Zappa On Rating Records
By Bill Templeton
Music, January 9, 1986
On November 1st, the Parents Music Resource Center (PMRC) and the music industry came to an agreement on the controversy of rating .records. The issue has been splashed in papers and magazines· for months, culminating in Senate Sub-Committee Hearings held in September of last year.
In the center of all this was Frank Zappa, who had volunteered his time by testifying before the subcommittee and has been a relentless opponent of what he calls "right wing ignorance." He's been on an interview binge since September and spoke with MUSIC not long after an agreement to use generic labeling was ratified by both the PMRC and the record industry. Each side termed it a victory, but Zappa insists the industry merely gave in to committee pressure because of the upcoming "Blank Tape Tax" hearings.
Outspoken as always, here's Frank Zappa on everything from ratings to lyrics to Paula Hawkins.
Why are you so interested in this record rating issue to spend this much time doing interviews – something you've never liked to do?
I don't do it because I've suddenly taken up some wonderful love for doing interviews, but I do happen to think that the Constitution is worth fighting for and I think that's what these people are screwing around with.
If I could, let me play devil's advocate on some of these points.
Sure, go ahead. I've heard 'em all.
Do you really believe that this generic labeling agreement we ended up with is really some form of censorship?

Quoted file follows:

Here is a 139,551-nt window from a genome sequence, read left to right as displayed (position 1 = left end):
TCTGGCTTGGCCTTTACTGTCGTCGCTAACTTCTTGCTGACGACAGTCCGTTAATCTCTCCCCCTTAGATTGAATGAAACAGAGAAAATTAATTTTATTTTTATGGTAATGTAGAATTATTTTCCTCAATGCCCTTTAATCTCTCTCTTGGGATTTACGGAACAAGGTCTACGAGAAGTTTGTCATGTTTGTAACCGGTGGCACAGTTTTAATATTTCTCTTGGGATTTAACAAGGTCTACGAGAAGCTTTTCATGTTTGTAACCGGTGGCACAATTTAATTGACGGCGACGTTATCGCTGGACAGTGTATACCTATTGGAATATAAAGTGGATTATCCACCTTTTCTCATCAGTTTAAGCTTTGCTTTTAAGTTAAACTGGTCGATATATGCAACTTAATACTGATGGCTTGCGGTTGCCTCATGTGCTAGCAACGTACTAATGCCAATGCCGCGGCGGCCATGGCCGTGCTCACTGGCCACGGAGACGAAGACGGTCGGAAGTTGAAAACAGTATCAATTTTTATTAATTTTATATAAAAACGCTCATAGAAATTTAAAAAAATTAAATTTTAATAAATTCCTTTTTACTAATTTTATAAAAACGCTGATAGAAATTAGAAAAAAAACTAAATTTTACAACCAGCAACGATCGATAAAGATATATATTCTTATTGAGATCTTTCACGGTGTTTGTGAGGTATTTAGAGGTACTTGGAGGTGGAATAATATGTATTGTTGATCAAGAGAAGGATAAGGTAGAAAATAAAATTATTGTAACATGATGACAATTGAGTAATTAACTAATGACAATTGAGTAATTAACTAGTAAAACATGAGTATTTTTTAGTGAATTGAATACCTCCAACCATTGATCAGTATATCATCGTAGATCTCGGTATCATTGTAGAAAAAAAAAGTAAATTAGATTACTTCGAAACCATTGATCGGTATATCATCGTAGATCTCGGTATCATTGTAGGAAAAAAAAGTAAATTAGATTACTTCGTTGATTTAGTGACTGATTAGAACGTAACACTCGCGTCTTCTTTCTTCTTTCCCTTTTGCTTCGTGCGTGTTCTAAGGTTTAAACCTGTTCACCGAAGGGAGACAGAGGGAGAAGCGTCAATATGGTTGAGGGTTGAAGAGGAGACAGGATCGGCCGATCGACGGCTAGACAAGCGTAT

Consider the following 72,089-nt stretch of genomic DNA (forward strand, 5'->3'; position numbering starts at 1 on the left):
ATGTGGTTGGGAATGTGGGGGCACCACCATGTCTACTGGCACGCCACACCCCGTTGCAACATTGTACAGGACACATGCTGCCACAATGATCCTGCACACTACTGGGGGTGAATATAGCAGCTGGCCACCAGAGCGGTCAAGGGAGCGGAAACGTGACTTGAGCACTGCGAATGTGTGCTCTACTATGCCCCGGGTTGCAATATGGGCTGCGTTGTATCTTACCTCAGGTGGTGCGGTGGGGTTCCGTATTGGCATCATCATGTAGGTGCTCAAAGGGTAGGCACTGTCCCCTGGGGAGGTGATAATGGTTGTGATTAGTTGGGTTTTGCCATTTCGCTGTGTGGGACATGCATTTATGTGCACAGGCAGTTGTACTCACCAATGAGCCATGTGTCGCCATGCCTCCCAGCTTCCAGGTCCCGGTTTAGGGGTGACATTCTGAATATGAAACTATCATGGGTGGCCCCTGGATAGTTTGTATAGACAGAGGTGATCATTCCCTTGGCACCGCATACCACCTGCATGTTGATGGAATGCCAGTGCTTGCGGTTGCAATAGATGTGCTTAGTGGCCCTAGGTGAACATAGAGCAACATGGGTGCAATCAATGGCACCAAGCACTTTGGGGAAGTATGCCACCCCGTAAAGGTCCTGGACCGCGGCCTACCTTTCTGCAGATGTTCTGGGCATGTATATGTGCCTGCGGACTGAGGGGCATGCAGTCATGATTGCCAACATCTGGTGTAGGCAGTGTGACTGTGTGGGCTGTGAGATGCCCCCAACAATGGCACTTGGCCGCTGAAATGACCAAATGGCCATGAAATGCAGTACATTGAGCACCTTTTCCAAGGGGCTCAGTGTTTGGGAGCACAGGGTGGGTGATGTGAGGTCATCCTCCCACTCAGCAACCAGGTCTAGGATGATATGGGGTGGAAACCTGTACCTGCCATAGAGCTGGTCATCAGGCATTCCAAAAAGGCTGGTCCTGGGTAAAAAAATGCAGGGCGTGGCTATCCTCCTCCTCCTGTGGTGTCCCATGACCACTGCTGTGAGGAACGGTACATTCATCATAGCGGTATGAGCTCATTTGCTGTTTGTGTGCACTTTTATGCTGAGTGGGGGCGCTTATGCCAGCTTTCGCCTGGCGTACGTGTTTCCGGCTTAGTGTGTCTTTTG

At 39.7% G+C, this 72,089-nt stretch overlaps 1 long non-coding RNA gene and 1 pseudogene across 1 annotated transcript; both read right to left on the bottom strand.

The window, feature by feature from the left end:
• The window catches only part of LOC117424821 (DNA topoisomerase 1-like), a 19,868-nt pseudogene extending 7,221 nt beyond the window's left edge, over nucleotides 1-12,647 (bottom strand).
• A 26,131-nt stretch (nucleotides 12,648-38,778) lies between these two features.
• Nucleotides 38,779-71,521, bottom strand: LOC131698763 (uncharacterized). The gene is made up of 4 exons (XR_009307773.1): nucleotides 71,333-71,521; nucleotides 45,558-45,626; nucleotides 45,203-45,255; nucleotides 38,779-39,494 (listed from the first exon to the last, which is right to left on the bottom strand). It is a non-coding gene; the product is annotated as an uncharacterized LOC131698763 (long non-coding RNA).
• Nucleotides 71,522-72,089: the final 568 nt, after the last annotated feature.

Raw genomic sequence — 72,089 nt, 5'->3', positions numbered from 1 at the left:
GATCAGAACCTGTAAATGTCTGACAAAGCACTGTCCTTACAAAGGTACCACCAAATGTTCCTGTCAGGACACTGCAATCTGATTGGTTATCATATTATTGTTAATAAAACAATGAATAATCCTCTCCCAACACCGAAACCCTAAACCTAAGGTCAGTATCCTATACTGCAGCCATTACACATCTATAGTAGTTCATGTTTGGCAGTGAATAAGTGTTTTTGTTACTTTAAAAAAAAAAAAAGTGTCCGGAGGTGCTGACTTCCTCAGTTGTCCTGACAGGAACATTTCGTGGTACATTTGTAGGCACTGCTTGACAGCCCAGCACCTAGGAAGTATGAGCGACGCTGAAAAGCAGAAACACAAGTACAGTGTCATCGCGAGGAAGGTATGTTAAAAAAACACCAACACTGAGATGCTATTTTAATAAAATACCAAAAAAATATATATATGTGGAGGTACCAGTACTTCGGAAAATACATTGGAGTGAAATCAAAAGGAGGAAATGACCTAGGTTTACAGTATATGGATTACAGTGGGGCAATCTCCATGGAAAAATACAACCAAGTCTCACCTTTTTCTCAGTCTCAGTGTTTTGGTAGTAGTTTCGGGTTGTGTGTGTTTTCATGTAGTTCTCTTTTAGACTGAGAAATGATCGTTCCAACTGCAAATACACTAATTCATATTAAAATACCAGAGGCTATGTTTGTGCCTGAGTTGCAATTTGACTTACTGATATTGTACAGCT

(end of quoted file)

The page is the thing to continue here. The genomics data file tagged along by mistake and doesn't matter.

Well, let's look at what the results are. Let's look at real facts. The November 1st press conference was not a resolution of a problem, because there is no problem. Right to the heart of the matter, what the PMRC suggests is "a major threat, to civilization," is utterly absurd. They claim that rock music causes murder, suicide, rape, excess teenage pregnancy, and relationships with the devil. Now, there's no science to back this crap up. And furthermore, the number of parents dumb enough to go along with what they were advertising was actually very small. As of September 19th, the date of the Senate Hearings, the PMRC says that they had received only 10,000 letters. Now, 10,000 letters doesn't stack up very well against thirty million units on the last Michael Jackson record.
They're like the Wizard of Oz. It's really just a little schmuck behind the curtain with, a big megaphone. No landslide of parental concern. Most of the people in the country don't give a shit or they think that this is stupid, and the ones that did send money are the same kind of cretins that would send money to a guy in a brown suit who's taking up a collection so that you can go to heaven. There are always people that will invest in that kind of right wing ignorance.